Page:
(ORDO NEWS) — Paleontologists have found that primitive birds from the genus Jeholornis, which lived about 120 million years ago, ate fruits and scattered seeds.
The results of the study helped paleontologists explain the widespread distribution of fruits and fruit-like structures during a period of dramatic increase in biodiversity known as the Cretaceous Land Revolution.
This is the earliest evidence for an evolutionary relationship between plants and birds. The work was published in eLife magazine.
Modern frugivorous birds help plants reproduce by dispersing seeds in their droppings. This close relationship between birds and plants has evolved over millions of years, but scientists have not been able to explain how it began.
Birds are known to have become diverse and numerous around 135 million years ago, and shortly thereafter new species of fruit plants appeared.
However, paleontologists have not yet had evidence of the consumption of fruits by primitive birds that lived before the emergence of the crown group.
In 2002, a long-tailed Jeholornis fossil was found in Liaoning province in northeast China. The find is a well-preserved skull, elements of the spine, pelvic bones and fragments of the hind limbs.
The specimen was assigned to the species Jeholornis prima. In addition, seeds were found in the abdominal region of the specimen, and due to the deep lower jaw, the researchers concluded that the extinct bird was a granivorous. 17 years later, another team of scientists suggested that Jeholornis may have eaten fruits.
This is because among the frugivores, there are species that grind or split seeds to extract the necessary nutrients, and species that eat fruit by swallowing the seeds whole.
British paleontologist Han Hu of Oxford University, along with Chinese, American and Australian colleagues, analyzed a specimen of Jeholornis taken from the Shandong Tianyu Nature Museum in China.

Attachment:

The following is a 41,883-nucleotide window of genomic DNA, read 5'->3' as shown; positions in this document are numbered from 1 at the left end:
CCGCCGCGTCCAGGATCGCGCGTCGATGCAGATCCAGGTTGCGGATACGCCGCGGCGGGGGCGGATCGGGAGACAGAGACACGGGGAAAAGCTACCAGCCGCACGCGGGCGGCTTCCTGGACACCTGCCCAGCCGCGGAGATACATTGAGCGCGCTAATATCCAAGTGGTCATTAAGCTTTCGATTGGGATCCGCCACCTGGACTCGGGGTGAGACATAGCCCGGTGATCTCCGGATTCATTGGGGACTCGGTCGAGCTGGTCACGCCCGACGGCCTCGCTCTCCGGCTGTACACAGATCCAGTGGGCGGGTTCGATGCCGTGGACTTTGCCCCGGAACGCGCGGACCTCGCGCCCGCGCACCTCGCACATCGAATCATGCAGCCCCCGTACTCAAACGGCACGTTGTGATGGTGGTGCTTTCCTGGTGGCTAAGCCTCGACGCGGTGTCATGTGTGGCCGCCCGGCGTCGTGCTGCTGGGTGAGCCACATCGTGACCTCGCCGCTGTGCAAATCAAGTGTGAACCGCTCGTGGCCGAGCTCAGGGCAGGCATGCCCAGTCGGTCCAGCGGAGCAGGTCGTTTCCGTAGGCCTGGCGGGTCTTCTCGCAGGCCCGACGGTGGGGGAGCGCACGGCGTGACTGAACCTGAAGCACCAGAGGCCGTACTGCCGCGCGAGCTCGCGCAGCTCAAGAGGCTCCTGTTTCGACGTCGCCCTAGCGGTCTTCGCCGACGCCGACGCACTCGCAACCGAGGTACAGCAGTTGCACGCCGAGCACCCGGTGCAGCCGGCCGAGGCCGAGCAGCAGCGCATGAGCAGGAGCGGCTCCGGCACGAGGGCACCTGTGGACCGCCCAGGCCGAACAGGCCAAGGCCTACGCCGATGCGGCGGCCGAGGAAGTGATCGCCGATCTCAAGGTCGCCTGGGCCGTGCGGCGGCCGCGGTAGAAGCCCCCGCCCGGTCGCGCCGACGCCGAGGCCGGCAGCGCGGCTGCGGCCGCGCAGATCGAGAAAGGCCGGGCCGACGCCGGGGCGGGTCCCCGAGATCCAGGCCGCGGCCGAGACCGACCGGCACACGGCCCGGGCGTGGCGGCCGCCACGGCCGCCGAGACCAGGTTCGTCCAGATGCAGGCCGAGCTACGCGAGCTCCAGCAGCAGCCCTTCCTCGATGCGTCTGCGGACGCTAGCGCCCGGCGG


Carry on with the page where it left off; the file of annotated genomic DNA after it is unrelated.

To do this, the skull of a fossil bird was scanned using synchrotron tomography and created an accurate and almost complete 3D reconstruction.
As a result of the morphometric analysis of the skull and lower jaw, scientists immediately ruled out the option of cracking seeds, but could not distinguish between grinding seeds and eating fruits.
Next, using high-resolution computed tomography, they compared the seeds found in Jeholornis with seeds eaten by some modern birds, both granivorous and frugivorous.
Food in the alimentary canals of modern seed-eating birds is in a worn form and is found together with gastroliths.
In contrast, in frugivorous birds, the seeds are intact, rarely dispersed in the digestive tract, and are accompanied by a few tiny gastroliths.
Paleontologists have concluded that the seed remains found by Jeholornis are most indicative of frugality, as they are intact and finely dispersed compared to gastroliths preserved in other individuals.
This suggests that Jeholornis ate the whole fruit for at least part of the year. The bird may have changed its food source when fruits were not available, which corresponds to the climate of the western Liaoning region in the Early Cretaceous. Such feeding behavior is also characteristic of modern fruit-eating birds.
As a result of the study, and given that the fossil bird lived during a period of dramatic increase in plant biodiversity, the scientists concluded that Jeholornis is the earliest and only evidence of co-evolution of plants and birds in the Mesozoic.
Paleontologists attribute the lack of other evidence to the fact that food samples of fossil birds are rare: preserved intestinal contents have been found in only a few individuals from Early Cretaceous deposits in China and Europe.
In this regard, researchers sometimes do not immediately succeed in correctly determining the type of nutrition of fossil species.
We recently wrote about the Mesozoic insectivorous bird Longipteryx, which was originally considered to be a fish-eating bird.
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